Interestingly, there is a large body of academic literature on committees in general, and optimal size in particular.  There is some variation in their conclusions but most agree that smaller is better.  Specifically, the consensus seems to be that four to six members represents a size that allows for a diversity of skills while also increasing the likelihood of crisp decision making.  Some social psychologists recommend an even number of members because that allows for a majority vote without forcing the chair to be the tiebreaker. With regard to term length, most agree that the optimal length of service should balance the value of institutional memory with the energy and new ideas frequently associated with “new blood.”

What kinds of people make good investment committee members?  Of course, the best committees contain a diverse set of skills and personalities so there is no idea candidate.  But, as a point of reference, we divide desirable personal characteristics into three groups: skills/knowledge, personality traits, and behavior.  Let’s begin with skills/knowledge. Members should have:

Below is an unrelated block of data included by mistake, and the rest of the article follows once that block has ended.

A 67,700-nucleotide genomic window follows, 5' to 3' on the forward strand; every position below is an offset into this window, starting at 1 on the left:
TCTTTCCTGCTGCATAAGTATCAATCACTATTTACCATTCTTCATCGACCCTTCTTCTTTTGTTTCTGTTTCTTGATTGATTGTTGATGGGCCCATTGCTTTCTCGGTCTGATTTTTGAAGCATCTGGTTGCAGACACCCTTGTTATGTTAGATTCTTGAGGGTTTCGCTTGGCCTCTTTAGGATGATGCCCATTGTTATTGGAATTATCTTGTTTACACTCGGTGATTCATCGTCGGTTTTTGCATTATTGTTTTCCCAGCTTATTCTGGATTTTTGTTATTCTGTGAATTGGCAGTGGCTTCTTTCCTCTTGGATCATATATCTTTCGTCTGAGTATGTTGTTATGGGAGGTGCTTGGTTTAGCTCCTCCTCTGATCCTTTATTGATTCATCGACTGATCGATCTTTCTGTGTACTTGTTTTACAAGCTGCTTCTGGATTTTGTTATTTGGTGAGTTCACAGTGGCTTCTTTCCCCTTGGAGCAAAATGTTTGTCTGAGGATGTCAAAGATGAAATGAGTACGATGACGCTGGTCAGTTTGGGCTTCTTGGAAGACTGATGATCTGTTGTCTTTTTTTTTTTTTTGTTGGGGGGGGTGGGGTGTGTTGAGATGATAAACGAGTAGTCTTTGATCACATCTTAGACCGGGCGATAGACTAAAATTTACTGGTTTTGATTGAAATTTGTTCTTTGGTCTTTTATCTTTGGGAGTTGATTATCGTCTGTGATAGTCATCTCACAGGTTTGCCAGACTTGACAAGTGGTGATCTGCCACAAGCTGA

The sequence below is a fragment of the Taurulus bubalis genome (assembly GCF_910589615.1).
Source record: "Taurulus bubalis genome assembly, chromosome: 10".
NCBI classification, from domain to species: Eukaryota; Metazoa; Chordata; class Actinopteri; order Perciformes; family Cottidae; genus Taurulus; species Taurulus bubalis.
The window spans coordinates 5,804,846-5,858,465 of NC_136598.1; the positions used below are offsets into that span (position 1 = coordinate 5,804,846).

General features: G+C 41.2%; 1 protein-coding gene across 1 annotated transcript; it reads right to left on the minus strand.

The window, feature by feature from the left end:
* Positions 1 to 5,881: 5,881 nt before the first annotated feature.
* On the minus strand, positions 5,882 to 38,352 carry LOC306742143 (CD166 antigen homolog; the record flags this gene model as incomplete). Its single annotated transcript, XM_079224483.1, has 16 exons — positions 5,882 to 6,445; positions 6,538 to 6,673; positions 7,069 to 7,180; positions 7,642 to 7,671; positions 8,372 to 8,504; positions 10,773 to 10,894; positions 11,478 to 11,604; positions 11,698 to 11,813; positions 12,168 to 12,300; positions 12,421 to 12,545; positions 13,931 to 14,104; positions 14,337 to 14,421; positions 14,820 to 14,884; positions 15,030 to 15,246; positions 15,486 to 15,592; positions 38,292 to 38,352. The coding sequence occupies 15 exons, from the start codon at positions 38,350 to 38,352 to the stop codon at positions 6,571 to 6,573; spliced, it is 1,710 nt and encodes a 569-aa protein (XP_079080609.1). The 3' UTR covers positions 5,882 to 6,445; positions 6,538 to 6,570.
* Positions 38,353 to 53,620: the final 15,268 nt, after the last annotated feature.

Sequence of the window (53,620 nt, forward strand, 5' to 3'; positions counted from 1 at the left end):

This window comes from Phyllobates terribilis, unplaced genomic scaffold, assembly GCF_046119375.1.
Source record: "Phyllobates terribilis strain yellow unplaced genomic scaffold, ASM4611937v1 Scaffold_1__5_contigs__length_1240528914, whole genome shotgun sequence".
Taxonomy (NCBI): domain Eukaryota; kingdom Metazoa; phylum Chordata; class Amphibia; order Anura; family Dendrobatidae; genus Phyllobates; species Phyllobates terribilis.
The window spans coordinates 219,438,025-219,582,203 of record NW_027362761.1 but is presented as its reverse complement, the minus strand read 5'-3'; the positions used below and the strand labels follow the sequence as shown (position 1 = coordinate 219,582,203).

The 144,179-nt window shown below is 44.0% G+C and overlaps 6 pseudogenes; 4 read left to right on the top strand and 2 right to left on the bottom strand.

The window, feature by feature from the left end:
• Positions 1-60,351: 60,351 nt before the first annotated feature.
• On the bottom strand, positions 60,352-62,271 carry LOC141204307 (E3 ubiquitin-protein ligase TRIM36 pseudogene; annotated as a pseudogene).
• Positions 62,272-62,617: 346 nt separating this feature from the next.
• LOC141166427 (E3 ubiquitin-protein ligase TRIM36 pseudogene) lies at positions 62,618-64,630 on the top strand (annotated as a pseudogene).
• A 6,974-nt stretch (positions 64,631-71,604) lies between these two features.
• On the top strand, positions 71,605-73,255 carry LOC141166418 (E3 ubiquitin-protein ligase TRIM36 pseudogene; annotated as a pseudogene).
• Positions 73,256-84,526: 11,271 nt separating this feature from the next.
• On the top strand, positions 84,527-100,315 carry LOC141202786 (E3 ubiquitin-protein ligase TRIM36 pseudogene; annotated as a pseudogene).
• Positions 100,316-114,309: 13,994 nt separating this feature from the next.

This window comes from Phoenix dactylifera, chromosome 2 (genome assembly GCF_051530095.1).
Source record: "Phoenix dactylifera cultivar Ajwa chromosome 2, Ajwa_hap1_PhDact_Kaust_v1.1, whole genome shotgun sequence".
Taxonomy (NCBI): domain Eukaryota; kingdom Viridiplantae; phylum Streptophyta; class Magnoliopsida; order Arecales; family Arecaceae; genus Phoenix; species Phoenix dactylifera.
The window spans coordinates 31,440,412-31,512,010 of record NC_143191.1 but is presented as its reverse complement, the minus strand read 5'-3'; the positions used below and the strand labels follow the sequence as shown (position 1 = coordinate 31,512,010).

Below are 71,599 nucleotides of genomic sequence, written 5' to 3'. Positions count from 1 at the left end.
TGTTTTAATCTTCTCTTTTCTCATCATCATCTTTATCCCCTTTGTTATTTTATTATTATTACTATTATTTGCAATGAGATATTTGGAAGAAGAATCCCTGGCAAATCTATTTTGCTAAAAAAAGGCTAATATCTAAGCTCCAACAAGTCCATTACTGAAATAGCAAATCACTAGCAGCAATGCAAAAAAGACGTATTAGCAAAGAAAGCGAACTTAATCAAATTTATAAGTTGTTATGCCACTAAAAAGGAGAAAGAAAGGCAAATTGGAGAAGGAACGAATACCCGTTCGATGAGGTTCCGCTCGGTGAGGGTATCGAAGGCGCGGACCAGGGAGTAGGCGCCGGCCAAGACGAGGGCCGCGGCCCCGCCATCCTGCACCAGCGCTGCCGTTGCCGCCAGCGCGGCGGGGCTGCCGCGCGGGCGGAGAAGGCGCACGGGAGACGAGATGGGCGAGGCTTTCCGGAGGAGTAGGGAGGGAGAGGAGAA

• Enough investment knowledge to have an understanding of the nature of the fund, its goals and objectives, and the resulting risk/return characteristics of the investment portfolio
  • Some knowledge of the principles of portfolio construction including correlation, diversification, and related topics
  • Knowledge of current investment trends and best practices
  • Knowledge of specific investment categories as well as general financial savvy

These characteristics clearly suggest that some members of the committee need to be financial professionals, or at a minimum, serve on other committees that provide considerable information on investment trends and practices.

Keen observers of investment committees report that most gravitate toward middle-of-the road, consensus decisions that are comfortable but result in mediocre performance.  The best antidote to this tendency is to include members with the following personality traits:

  • Intellectual curiosity and a degree of rigor
  • The courage to take a controversial or unconventional position
  • The ability to balance patience and decisiveness
  • An open mind-particularly to new or controversial ideas

A quick reading of these personal characteristics points to knowledgeable, experienced people who are independent, frequently opinionated, and generally decisive.  Unfortunately, these traits can also lead to dysfunctional committees because some individuals with these characteristics engage in the following behaviors: